Robert Altman dead

Tanner '88 was amazing! As was another made-for-cable piece done the same year as Tanner - The Caine Mutiny Court Martial. Altan brought a special touch to that production.

Hell, I’m one of the two or three people who actually liked Popeye! I’ll really miss Altman.

Altman made some great movies, including one that trashed my hometown, but I loved it anyway. Somehow the Academy was able to pass on Director oscars to hacks like James Cameron and Ron Howard but never Altman, who was far more inovative and interesting. Stupid Oscars.

I’m sure gonna miss Altman. Nashville is high on my list of best movies of all time. Lawzy, how I love that movie.

Another one that I really like a lot is A Wedding. Altman sure had a knack for managing large casts of characters and weaving intricate plots with them.

I’m not thread-shitting. I didn’t say anything disrespectful until you told me to “have some respect”.

A thread at a message board about a person who died is not conversation at the person’s funeral.

It’s a thread about the person – and his accomplishments – and saying, “he made some boring ass shit” is a perfectly valid comment. We discuss TV, movies, food, and celebrities here. We don’t eulogize them.

It’s as close as any of us will get to being at the funeral.

Oh, such sad news! I have so much admiration for his talent and his work. Like Struan said, Altman looked a little ill when he accepted his honorary Oscar a few years ago – I had never thought of him as old until then.

I don’t think Trunk was being a jerk at all. I am sad about Robert Altman, but it is his work that I know, not the person. Talking about his body of work, and its range, seems very appropriate when remembering his career. From what I do know about Altman as an individual, he would have been the first person to point out that he tried to accomplish many different things with his various projects, and that not every movie connected with every viewer. Heck, if they had, Altman would have been disappointed that he wasn’t pushing the envelope hard enough.

Perhaps, vibrotronica, but you can’t force the discussion to go exactly the way you want. Not everyone has to worship the ground he walked upon - after all. Paul Verhoeven[sup]1[/sup] he’s not . Whenever a celebrity shuffles off this mortal coil, his career, both good and bad, are fair game to criticism.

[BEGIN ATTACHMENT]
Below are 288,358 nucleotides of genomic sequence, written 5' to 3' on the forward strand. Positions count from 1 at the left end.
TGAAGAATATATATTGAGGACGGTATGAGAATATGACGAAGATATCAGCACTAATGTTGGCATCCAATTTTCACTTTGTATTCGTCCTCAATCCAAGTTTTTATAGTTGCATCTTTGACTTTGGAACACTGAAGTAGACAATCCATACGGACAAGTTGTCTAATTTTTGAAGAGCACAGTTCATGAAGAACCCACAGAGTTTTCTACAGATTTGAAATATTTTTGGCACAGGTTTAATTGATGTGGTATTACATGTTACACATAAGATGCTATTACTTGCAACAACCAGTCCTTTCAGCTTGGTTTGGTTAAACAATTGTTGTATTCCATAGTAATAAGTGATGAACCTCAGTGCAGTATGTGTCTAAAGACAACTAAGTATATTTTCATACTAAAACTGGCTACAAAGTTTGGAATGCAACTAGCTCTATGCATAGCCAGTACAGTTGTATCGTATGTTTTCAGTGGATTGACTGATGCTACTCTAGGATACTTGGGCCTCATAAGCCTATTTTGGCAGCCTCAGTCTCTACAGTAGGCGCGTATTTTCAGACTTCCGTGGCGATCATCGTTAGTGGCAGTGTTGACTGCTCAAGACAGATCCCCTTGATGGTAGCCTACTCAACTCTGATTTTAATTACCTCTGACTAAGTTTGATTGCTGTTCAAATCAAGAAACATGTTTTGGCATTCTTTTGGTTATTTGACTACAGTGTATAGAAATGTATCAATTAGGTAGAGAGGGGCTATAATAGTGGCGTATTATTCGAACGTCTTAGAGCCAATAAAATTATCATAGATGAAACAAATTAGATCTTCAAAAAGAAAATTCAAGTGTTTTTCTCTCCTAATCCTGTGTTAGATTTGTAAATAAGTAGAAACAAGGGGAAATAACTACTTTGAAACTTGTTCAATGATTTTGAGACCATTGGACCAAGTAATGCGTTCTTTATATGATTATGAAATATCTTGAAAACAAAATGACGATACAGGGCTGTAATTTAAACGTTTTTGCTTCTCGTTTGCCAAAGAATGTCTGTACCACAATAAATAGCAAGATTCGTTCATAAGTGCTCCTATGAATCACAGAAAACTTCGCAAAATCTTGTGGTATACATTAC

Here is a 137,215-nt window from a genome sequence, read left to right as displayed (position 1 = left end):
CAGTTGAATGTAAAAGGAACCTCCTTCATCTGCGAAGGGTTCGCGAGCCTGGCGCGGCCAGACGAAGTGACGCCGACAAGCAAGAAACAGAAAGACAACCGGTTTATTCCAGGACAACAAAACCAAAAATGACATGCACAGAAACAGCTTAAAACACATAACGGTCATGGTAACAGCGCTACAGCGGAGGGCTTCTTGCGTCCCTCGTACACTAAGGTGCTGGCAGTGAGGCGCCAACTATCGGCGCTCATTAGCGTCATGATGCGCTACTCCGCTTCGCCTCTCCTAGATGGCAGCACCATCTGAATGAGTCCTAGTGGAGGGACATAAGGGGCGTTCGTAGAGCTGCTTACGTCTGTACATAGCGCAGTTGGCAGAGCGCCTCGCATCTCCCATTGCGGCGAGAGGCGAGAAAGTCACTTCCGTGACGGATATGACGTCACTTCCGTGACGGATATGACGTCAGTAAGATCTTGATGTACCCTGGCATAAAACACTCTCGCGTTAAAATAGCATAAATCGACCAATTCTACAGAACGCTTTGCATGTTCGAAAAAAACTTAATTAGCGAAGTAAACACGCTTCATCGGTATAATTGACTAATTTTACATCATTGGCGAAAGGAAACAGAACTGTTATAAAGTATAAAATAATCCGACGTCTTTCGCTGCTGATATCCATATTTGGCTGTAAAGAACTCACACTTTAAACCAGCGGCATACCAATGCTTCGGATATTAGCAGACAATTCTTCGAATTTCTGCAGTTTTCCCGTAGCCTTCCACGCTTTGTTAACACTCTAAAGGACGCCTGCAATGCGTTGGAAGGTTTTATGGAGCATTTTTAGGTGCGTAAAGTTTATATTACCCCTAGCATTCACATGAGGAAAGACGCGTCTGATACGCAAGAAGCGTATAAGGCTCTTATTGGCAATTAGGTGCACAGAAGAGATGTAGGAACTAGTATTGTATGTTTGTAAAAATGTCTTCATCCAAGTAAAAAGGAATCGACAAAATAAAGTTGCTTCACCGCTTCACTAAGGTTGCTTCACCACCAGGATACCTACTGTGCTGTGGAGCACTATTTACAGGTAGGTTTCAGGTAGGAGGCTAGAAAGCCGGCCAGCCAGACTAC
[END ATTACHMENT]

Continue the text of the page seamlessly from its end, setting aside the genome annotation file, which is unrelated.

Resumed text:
[sup]1[/sup]I’m sorry lissener, please don’t hit me too hard

Wow, Robert Altman directed Gosford Park? I love that movie. What a different assortment of films he participated in, to be sure.

It’s a shame he’s gone.

Exactly! That’s why I’d say negative things here, and not there.

If you’re concerned that there’s bad “mojo” talking about a guy after his death, or that he’s “looking down” on us. . .well, sorry, but I don’t buy that brand of crazy.

So it’s OK to be boorish and insensitive as long as your not at a funeral?


A comment that could be taken as being boorish and insenstive at a funeral is really no such thing when you’re not at a funeral, such as “I never liked Robert’s films”.

You know what? I’m sorry I said anything. I don’t want to make this thread about Trunk.

When I think about Altman, I think about that opening sequence in The Player, the shot of Christopher Penn standing over the girl he had just murdered in Short Cuts, and the dog coming to sit with everyone else to watch the women’s shower prank in M.A.S.H. It’s those little moments when chaos resolves into perfection that sort of define his magic for me. It’s really influenced the way I look at the world. Or, more accurately, Altman made me realize that’s how life looks from the inside.

I agree with vibrotronica about the 8-minute shot in The Player, and I’d like to add the Last Supper scene in MASH. A google image search on “mash last supper” yields a gorgeous still of this as the first result. On the other hand I’d say that Pret-a-porter is likely the worst film I’ve ever paid to see. I only stayed so that I’d be able to “discuss knowledgeably” the final scene.

*Nashville *was one of those Helen Keller moments for me; when I suddenly saw that there was art in movies. And I love Popeye; it’s a sublime exercise in surrealism. It’s McCabe and Mrs. Miller on acid.

I saw Nashville as a kid (perhaps when it came out; I would have been 7) but it’s high time I see it again to actually appreciate it! Off to amazon!

I read the funeral home will have viewings at 1:00, 4:15, 7:30 & 10:25.

btw, The Player, 3 Women, McCabe & Mrs Miller, Thieves Like Us & That Cold Day in the Park are five of my all-time favorites.

Altman’s Nashville and Coppola’s first two Godfathers were the best American movies of the 1970s.

P.S. The title of the novel and movie was MASH; the TV series was MASH*.

Such a shame. I’ve enjoyed every movie of his that I’ve seen. I’d like to see Prairie Home Companion as well.

I’d put those three in the top 20 or so Walloon, but don’t know if they are the top 3. That was a pretty good decade for movies. There’s Apocalypse Now to consider, and Annie Hall, and Mean Streets. Hell, even Rocky. Stallone never matched it, but it’s still the standard by which other sports movies are measured.